Looking for a small bass amp for practice, something easy to carry. I have been checking out the Vox PB10 & the Peavey max 126-10W. Any ideas? Thought? Recommendations?
My first bass amp (which I still have, but no longer use) is a 10 watt 6" Crescent. I moved up to a Fender Rumble 40. The old 10w/6" just didn’t have much bass presence, and when pushed the low tones distorted (bad distortion). However, using head phones it sounded pretty good.
Not sure what you’re after, but unless you’re using phones I can’t recommend anything that small. I’ve often thought about portable too, and if I did want a portable rig for some practice on the go, I’d think about something like a Vox Amplug. If you’re playing with others, you’ll definitely want more than 10 watts.
I would second the Fender Rumble 40, but I have the studio. It’s not heavy at all and has plenty of presence for at home practice.
Yeah, these small amps really don’t do the bass any justice. I had to sell my Orange Crush 20b, which is a 20 watt bass amp. It would distort my. Stingrays from open A to open E. it would stop distorting at around C on the A string.
It would also distort with my ESP and Ibanez on Open E if the Active Bass Pass was all the way up and the volume were cranked.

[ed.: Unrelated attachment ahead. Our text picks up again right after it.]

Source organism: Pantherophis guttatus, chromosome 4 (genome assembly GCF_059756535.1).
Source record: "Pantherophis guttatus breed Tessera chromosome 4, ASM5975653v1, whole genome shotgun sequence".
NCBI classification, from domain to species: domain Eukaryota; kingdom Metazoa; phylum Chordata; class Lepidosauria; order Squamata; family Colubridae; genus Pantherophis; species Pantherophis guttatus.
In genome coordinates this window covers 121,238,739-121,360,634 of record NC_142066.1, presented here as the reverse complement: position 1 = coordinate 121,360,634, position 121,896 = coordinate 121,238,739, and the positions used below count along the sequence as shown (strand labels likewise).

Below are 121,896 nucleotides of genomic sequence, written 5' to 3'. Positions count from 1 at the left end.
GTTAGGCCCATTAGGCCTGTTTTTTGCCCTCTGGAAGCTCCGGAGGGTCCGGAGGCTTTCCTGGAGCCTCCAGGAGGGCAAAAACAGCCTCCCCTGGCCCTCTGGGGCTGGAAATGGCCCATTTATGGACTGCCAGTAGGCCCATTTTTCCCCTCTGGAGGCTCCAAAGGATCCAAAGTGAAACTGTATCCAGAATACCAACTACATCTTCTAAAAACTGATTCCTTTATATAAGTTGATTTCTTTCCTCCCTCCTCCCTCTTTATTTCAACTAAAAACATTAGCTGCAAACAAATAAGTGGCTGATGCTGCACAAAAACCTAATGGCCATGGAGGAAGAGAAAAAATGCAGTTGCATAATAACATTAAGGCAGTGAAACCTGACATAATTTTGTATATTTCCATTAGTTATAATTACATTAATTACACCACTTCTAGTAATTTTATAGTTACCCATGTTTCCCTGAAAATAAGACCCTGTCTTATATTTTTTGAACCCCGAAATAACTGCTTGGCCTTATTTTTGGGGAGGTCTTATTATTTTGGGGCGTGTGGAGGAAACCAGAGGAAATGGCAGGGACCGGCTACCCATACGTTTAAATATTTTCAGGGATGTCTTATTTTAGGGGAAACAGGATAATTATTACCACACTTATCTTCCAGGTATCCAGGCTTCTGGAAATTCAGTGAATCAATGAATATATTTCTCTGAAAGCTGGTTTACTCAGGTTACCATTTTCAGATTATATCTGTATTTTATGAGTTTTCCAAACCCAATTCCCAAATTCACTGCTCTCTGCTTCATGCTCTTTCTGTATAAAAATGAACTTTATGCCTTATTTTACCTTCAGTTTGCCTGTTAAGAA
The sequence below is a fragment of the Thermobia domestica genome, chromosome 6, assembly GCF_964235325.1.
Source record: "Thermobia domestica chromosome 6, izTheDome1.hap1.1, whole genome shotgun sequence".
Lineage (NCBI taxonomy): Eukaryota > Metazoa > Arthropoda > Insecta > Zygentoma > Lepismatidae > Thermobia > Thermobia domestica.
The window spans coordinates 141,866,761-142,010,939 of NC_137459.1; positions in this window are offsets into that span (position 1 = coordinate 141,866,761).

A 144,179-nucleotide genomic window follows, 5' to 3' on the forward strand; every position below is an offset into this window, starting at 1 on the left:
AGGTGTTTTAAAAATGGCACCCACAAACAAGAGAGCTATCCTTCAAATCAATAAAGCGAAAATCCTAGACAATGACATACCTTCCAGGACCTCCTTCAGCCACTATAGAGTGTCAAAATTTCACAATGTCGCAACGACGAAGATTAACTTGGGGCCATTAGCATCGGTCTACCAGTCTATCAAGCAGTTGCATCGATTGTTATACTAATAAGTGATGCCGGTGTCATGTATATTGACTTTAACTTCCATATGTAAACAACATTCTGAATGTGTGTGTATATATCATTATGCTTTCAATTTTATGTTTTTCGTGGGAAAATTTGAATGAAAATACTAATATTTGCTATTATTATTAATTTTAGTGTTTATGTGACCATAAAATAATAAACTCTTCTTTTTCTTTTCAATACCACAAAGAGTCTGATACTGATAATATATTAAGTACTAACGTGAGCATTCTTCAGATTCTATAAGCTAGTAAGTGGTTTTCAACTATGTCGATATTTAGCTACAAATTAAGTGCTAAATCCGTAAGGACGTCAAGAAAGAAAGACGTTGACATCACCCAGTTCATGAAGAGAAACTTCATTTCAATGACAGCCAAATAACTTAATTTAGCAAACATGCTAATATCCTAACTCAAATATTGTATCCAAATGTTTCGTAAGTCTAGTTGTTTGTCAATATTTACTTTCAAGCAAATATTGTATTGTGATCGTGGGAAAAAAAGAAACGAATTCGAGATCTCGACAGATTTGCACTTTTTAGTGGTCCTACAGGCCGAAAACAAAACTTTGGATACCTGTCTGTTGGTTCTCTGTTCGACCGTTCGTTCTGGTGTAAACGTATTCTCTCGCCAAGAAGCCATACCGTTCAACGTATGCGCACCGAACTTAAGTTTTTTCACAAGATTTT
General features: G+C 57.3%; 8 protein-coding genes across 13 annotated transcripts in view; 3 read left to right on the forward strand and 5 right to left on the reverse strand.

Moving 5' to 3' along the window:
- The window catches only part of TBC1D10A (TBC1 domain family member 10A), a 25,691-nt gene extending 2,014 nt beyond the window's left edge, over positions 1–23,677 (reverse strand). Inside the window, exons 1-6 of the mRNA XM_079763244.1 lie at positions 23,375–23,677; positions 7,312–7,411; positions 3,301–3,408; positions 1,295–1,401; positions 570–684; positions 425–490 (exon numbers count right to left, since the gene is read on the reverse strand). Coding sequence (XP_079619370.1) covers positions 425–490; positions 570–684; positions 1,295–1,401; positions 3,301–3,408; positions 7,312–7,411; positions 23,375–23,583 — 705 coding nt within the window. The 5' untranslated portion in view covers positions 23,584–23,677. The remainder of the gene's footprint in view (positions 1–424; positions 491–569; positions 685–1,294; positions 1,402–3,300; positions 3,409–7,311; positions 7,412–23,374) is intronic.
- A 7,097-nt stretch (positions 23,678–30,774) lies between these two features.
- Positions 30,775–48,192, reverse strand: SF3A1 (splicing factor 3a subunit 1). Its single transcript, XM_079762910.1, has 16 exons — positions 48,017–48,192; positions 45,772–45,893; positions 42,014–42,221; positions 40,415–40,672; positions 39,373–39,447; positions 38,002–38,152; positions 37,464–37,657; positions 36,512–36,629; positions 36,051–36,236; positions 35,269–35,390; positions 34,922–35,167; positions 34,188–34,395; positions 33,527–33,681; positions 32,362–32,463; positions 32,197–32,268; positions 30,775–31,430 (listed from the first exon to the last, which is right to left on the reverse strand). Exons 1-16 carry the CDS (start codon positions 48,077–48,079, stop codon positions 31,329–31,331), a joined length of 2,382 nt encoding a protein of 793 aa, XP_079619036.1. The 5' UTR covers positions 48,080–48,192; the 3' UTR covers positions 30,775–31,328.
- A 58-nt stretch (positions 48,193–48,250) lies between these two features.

I would have to up the gain all the way and turn back the Volume and Bass pass on the active EQ in order to not get distortion, even then, if I played the strings hard, I would get distortion.
I am not 100% sure on that amp, if it was the Gain on the AMP that was getting overdriven (I suspect this is the case) or the 8" speaker couldn’t take it.
I have heard plenty of bass amps with 8" speakers (2 x 8) or smaller (4 x 3 In the Roland Micro Cube) that can handle the bass, so it could just be the 20w amp and the gain stage on it that can’t handle it.
If you want really small and really light, and that is more important then price, the Roland Micro cube would be a good choice, it is tiny, and has lots of features.
but expensive at $300.
I have seen them going for as low as $75-$100 on the 2nd hand market.
Now, I have not played thru one myself, I have only heard great things. If I were to look at one, I would take my stingray and test it out.
Rays have very hot pickups, so if it can handle it, most likely, other basses can, that is why I would choose it for the test.
and yeah, anything in the Fender Rumble line is great.
They are light too, so even if they are a tiny bit bigger then you are looking at, they are still very light
It totally depends on what you want. If you just want something to carry around and practice with, a fly amp will work. I have one, and also a fender rumble 40w which gives more bass. But if you want a realistic bass sound you need a bigger speaker.
I just got a Spark amp for my grandson. It is very small and it produces sounds that sound MUCH bigger than the two 4 inch speakers in it. I got it direct for $224 to my door.
It can be used for a bass. It has a setting for it, but I can’t vouch for how it sounds. With a Strat it sounds awesome. If you are looking for small with a big sound, the Spark might work for you.
I recently returned to the bass after a “break” of 43 years. I picked up a Fender Rumble 25 and it’s working really well for me. I’m amazed how big a sound the 8" speaker produces. It also has an aux input where I can plug in my laptop and play along with songs or videos and a headphone jack so I can play as loud as I want while my wife is watching TV.